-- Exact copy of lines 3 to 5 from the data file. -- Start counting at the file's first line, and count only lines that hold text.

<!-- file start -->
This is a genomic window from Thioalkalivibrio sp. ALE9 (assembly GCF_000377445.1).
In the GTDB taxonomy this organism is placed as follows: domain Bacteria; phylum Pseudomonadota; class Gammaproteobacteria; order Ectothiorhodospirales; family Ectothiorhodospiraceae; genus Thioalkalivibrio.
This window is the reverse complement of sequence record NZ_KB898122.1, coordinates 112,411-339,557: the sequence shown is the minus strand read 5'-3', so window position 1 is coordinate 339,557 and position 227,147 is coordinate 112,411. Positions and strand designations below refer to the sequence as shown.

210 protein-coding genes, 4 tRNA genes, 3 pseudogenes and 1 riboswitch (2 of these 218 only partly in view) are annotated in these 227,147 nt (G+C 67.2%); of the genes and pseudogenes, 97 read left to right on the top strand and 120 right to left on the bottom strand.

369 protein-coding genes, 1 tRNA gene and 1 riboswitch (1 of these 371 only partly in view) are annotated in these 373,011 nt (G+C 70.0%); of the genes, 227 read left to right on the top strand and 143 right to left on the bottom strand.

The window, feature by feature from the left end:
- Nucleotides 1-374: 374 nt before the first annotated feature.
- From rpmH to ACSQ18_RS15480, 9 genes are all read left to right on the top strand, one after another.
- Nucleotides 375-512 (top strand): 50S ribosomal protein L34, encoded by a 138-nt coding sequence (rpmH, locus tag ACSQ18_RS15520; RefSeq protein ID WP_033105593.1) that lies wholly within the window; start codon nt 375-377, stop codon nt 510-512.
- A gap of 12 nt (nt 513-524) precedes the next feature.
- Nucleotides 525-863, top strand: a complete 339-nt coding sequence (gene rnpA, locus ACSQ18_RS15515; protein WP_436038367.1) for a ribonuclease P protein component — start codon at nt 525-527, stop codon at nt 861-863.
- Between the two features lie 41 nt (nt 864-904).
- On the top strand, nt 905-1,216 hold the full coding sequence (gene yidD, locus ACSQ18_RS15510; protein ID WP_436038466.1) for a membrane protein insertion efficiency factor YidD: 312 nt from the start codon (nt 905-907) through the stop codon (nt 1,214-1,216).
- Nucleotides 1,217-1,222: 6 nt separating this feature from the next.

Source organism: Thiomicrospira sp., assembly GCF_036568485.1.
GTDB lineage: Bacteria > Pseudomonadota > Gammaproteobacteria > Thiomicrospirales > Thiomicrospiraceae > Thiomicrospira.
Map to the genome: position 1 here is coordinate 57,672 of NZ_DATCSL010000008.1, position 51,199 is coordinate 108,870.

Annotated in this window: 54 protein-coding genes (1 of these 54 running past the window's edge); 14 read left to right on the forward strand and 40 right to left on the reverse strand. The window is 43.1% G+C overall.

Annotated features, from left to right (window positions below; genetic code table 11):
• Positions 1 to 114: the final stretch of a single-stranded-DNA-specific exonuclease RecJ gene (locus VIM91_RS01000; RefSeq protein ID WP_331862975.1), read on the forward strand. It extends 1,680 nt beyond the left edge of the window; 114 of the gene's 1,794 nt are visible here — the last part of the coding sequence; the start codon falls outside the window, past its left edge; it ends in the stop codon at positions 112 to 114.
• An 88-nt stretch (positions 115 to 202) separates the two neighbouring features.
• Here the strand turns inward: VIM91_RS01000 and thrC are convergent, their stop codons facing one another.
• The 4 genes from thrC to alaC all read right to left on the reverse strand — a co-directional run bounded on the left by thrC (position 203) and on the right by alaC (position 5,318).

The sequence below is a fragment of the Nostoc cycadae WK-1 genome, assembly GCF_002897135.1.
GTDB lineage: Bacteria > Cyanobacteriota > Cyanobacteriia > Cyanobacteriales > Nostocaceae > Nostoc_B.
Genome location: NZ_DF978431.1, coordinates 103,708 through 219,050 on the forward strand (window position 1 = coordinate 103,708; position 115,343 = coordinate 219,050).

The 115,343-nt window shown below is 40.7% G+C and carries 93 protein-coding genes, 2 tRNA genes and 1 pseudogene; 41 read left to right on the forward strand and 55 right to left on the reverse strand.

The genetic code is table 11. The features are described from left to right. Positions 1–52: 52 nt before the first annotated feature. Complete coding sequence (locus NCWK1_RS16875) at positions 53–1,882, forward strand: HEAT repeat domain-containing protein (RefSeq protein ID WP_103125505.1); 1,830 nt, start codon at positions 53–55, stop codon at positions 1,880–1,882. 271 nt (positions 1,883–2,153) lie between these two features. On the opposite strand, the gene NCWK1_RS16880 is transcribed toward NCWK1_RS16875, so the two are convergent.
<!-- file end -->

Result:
This window is the reverse complement of sequence record NZ_KB898122.1, coordinates 112,411-339,557: the sequence shown is the minus strand read 5'-3', so window position 1 is coordinate 339,557 and position 227,147 is coordinate 112,411. Positions and strand designations below refer to the sequence as shown.

210 protein-coding genes, 4 tRNA genes, 3 pseudogenes and 1 riboswitch (2 of these 218 only partly in view) are annotated in these 227,147 nt (G+C 67.2%); of the genes and pseudogenes, 97 read left to right on the top strand and 120 right to left on the bottom strand.

369 protein-coding genes, 1 tRNA gene and 1 riboswitch (1 of these 371 only partly in view) are annotated in these 373,011 nt (G+C 70.0%); of the genes, 227 read left to right on the top strand and 143 right to left on the bottom strand.